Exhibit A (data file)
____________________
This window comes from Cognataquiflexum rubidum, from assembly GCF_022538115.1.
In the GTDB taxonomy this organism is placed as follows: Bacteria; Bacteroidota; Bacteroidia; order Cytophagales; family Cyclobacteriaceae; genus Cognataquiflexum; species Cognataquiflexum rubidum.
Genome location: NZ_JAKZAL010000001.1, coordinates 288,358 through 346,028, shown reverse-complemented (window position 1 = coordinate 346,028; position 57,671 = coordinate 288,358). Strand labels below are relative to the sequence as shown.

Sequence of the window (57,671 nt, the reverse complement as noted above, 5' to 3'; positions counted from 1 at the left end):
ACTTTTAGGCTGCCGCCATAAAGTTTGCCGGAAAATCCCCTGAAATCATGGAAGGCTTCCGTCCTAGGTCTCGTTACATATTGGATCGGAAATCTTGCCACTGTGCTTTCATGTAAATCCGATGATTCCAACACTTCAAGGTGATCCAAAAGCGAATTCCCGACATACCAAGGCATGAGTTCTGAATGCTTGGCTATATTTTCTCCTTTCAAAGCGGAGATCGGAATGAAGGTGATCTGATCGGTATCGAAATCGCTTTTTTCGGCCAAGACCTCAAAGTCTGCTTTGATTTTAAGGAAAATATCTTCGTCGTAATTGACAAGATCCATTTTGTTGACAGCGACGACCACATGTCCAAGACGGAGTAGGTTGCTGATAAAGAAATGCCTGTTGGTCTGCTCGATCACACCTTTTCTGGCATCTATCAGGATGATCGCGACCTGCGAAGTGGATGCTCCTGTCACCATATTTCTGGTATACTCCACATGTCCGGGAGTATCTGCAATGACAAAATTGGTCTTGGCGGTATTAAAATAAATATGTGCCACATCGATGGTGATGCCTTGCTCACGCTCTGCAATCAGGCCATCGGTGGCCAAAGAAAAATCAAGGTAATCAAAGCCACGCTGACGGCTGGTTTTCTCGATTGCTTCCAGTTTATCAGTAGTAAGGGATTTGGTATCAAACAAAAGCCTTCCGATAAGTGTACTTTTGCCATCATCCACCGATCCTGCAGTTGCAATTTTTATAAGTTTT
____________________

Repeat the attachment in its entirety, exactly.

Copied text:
This window comes from Cognataquiflexum rubidum, from assembly GCF_022538115.1.
In the GTDB taxonomy this organism is placed as follows: Bacteria; Bacteroidota; Bacteroidia; order Cytophagales; family Cyclobacteriaceae; genus Cognataquiflexum; species Cognataquiflexum rubidum.
Genome location: NZ_JAKZAL010000001.1, coordinates 288,358 through 346,028, shown reverse-complemented (window position 1 = coordinate 346,028; position 57,671 = coordinate 288,358). Strand labels below are relative to the sequence as shown.

Sequence of the window (57,671 nt, the reverse complement as noted above, 5' to 3'; positions counted from 1 at the left end):
ACTTTTAGGCTGCCGCCATAAAGTTTGCCGGAAAATCCCCTGAAATCATGGAAGGCTTCCGTCCTAGGTCTCGTTACATATTGGATCGGAAATCTTGCCACTGTGCTTTCATGTAAATCCGATGATTCCAACACTTCAAGGTGATCCAAAAGCGAATTCCCGACATACCAAGGCATGAGTTCTGAATGCTTGGCTATATTTTCTCCTTTCAAAGCGGAGATCGGAATGAAGGTGATCTGATCGGTATCGAAATCGCTTTTTTCGGCCAAGACCTCAAAGTCTGCTTTGATTTTAAGGAAAATATCTTCGTCGTAATTGACAAGATCCATTTTGTTGACAGCGACGACCACATGTCCAAGACGGAGTAGGTTGCTGATAAAGAAATGCCTGTTGGTCTGCTCGATCACACCTTTTCTGGCATCTATCAGGATGATCGCGACCTGCGAAGTGGATGCTCCTGTCACCATATTTCTGGTATACTCCACATGTCCGGGAGTATCTGCAATGACAAAATTGGTCTTGGCGGTATTAAAATAAATATGTGCCACATCGATGGTGATGCCTTGCTCACGCTCTGCAATCAGGCCATCGGTGGCCAAAGAAAAATCAAGGTAATCAAAGCCACGCTGACGGCTGGTTTTCTCGATTGCTTCCAGTTTATCAGTAGTAAGGGATTTGGTATCAAACAAAAGCCTTCCGATAAGTGTACTTTTGCCATCATCCACCGATCCTGCAGTTGCAATTTTTATAAGTTTT